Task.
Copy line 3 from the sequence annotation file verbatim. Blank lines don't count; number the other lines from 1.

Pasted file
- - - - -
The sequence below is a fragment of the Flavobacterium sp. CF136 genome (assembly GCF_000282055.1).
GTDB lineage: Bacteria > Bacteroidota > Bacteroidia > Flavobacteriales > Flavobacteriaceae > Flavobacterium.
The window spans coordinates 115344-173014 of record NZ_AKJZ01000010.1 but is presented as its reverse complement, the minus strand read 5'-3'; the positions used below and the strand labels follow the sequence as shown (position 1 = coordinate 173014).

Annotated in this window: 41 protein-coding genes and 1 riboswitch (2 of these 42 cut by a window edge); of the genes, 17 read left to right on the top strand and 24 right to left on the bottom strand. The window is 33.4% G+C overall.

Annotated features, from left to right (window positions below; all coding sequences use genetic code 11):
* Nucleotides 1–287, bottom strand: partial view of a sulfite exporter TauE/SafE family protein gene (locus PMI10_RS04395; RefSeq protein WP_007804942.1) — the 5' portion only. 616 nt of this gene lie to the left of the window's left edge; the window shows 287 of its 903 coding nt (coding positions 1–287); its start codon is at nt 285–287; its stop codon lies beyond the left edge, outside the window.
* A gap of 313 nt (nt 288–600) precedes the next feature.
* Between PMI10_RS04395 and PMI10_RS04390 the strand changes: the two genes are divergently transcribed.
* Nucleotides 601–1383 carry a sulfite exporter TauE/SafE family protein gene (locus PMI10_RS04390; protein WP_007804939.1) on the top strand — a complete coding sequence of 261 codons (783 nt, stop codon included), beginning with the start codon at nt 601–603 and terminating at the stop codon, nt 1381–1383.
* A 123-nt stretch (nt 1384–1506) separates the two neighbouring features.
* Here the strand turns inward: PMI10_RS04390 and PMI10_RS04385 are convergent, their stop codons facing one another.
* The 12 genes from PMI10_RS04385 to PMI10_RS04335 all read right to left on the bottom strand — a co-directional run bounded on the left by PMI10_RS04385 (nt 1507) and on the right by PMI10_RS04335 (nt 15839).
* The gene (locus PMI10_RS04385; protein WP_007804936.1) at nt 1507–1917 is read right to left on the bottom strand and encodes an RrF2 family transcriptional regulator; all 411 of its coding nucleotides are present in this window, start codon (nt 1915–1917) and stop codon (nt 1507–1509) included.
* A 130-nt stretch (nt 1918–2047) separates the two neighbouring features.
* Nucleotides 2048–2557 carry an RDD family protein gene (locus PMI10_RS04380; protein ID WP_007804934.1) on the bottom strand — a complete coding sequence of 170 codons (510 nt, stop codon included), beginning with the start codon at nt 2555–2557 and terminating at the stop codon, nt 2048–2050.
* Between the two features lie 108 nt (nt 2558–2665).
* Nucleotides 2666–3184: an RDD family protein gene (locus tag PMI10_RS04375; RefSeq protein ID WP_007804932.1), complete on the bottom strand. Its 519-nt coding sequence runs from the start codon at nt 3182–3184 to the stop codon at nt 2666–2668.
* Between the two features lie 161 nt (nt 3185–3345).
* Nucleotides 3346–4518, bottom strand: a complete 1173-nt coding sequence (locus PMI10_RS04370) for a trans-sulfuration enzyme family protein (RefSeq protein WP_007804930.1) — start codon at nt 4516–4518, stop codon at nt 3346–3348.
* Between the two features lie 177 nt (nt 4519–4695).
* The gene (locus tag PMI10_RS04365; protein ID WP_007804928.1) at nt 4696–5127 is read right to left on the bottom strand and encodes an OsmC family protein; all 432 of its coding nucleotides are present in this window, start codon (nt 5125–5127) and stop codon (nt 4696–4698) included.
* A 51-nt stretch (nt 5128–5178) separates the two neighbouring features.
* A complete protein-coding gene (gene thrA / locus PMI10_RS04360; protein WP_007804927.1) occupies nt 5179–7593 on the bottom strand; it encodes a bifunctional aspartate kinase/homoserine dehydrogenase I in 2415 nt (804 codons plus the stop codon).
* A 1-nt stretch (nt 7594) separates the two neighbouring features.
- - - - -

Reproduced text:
The window spans coordinates 115344-173014 of record NZ_AKJZ01000010.1 but is presented as its reverse complement, the minus strand read 5'-3'; the positions used below and the strand labels follow the sequence as shown (position 1 = coordinate 173014).